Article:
Oahu (Part 2): USS Arizona Memorial

One of the top destinations on our trip to Oahu was to visit the World War II Valor in the Pacific National Monument, specifically, the USS Arizona Memorial. We are usually on top of things, and book tickets for tours ahead of time. Not for this one. By the time we went online to book a tour of the Memorial, they were all sold out. In order to get two of the daily released tickets (1300 daily), we arrived in line at 6:00 am. This arrival time put us approximately 50th in line.


By the 7:00 opening, the line was wrapped around the parking lot.

There is no cost for the ferry tickets to the memorial. The program consists of a short film and boat trip to the memorial. All total, the duration is 75 minutes. Prior to departure, the somber tone of the experience is set with a 25 minute documentary film outlining both the memorial and the fateful events from December 7, 1941, that led to the memorial.

The US Navy operates ferries to the memorial
The Arizona Memorial is next to the battleship USS Missouri, where the Japanese surrendered to end WWII.


It is stressed throughout the program that the memorial stands over the sunken USS Arizona, a tomb for nearly 1000 men. Recovery operations were not conducted, as the remains of the fallen sailors were beyond identification. The bombs dropped by Japanese attack planes ignited the large amount of ammunition, creating an inescapable situation for many men.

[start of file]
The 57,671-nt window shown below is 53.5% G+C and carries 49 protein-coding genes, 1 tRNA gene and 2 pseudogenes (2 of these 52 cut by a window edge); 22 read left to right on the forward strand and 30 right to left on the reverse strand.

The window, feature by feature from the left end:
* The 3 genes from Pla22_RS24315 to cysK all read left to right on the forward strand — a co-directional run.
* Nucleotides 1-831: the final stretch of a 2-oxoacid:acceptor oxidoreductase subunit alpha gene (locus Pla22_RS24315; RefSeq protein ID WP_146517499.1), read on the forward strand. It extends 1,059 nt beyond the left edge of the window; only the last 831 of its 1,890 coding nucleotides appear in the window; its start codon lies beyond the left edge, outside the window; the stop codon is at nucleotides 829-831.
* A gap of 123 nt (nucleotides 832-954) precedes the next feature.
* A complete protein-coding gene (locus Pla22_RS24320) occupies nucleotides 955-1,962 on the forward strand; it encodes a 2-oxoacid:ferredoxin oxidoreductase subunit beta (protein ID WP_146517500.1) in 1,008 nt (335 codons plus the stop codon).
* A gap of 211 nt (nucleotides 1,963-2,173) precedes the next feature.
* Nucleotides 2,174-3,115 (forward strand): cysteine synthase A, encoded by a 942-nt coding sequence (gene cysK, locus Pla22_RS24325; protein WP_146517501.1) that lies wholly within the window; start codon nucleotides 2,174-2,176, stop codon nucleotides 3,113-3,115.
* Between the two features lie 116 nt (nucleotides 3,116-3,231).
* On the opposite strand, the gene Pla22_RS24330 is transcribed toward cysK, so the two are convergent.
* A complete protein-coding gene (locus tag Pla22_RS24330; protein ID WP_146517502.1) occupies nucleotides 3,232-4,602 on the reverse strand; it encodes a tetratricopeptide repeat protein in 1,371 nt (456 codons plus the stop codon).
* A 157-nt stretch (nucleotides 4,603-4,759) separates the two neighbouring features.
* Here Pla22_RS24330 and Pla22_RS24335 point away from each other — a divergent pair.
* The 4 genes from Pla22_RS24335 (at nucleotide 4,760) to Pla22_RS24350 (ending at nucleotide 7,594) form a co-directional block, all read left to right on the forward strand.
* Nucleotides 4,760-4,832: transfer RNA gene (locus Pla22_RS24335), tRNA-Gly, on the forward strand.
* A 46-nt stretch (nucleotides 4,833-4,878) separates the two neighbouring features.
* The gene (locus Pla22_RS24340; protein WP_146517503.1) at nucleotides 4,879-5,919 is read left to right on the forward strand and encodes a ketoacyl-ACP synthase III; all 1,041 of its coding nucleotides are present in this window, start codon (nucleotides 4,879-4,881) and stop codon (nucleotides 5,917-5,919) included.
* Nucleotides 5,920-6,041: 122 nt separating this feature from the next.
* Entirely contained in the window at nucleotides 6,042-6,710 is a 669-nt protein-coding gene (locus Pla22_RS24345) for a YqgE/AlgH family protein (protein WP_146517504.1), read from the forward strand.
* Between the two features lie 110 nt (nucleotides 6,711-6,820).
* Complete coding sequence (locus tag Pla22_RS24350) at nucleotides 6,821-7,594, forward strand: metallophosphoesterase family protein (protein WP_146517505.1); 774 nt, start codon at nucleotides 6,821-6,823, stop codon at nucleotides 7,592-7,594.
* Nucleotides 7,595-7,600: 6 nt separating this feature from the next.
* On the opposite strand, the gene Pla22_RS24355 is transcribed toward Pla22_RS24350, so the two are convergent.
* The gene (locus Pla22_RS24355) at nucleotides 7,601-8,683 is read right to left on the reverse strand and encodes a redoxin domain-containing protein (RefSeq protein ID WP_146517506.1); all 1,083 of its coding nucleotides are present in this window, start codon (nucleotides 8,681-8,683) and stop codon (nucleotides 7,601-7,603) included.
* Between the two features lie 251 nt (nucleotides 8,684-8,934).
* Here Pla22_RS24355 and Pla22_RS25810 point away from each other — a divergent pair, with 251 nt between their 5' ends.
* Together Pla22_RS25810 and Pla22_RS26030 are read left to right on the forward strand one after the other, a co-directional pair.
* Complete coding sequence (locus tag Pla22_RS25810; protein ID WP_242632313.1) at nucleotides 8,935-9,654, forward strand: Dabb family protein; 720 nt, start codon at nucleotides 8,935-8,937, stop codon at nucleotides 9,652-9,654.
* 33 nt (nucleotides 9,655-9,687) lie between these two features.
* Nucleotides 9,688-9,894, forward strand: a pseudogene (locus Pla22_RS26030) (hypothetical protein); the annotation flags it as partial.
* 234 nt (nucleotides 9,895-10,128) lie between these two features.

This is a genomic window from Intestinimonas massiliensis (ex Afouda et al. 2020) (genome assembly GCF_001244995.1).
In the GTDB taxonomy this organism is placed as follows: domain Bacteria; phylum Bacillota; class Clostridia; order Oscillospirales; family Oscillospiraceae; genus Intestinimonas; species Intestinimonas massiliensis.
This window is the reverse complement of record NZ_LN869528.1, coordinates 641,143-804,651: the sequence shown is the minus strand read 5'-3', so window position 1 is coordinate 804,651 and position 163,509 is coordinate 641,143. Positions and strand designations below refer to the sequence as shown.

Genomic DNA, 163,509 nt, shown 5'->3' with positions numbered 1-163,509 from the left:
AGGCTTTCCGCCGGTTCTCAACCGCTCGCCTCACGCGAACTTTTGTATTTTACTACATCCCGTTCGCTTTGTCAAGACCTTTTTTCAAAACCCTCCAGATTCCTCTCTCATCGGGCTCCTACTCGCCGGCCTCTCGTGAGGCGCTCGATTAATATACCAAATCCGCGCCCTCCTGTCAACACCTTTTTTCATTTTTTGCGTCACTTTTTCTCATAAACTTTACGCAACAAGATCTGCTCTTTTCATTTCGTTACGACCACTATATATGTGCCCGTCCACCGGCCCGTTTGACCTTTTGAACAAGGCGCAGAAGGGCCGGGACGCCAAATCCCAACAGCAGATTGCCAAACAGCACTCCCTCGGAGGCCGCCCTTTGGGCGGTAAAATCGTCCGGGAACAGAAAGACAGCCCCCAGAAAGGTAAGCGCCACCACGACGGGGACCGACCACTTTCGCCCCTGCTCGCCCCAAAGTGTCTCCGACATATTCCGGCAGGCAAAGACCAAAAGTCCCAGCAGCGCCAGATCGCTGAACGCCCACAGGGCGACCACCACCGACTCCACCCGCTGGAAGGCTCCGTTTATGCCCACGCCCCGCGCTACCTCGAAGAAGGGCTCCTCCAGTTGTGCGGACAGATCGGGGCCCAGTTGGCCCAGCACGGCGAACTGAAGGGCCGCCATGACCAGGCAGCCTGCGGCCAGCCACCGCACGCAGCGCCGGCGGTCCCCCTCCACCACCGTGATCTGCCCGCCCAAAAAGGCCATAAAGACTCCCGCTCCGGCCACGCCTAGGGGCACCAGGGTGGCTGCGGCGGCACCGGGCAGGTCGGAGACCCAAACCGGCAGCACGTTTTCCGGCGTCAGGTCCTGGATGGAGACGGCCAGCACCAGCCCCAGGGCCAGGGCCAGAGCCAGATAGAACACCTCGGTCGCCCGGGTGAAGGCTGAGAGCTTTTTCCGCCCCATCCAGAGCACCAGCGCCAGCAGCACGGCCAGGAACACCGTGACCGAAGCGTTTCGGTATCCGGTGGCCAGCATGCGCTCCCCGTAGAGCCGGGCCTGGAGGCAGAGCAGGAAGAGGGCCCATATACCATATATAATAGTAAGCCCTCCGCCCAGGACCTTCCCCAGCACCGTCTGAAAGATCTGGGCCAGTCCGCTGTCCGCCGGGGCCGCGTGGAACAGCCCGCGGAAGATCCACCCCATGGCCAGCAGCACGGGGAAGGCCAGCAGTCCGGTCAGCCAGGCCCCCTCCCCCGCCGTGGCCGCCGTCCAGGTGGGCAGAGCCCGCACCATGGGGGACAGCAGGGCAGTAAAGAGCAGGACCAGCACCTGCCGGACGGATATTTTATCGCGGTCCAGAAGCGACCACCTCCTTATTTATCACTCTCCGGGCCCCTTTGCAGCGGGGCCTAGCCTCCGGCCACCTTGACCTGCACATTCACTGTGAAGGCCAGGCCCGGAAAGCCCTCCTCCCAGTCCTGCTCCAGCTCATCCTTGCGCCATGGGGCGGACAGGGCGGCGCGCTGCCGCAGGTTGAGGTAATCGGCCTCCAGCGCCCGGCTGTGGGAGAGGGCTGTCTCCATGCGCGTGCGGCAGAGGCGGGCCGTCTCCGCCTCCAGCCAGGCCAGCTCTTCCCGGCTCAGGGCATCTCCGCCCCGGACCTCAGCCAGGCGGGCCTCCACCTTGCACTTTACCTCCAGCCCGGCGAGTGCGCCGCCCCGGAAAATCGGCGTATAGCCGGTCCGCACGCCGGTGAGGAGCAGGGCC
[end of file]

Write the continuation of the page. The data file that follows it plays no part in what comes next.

The Arizona has been leaking oil for the past 75 years, and is estimated to leak for another 75 years. An oil slick is visible floating on the surface of the harbor.


Portions of the ship never submerged below the harbor
Other white platforms are throughout the harbor, marking where other ships were attacked.

The goal of the Japanese was to destroy the US Pacific fleet while in Pearl Harbor. Although their mission did accomplish a portion of their goal, the aircraft carriers were not in the harbor that morning.


A dedication plaque can be seen on display near the entrance. The monument was approved during the Eisenhower administration, and completed in 1961.


The USS Missouri sits on display nearby. The Japanese surrendered on this ship.
The names of the fallen are inscribed on the walls of the memorial. As survivors pass away, they have the option to have their remains placed inside the ship with their shipmates. To date, only 5 survivors remain.
A flag waves over the USS Arizona Memorial

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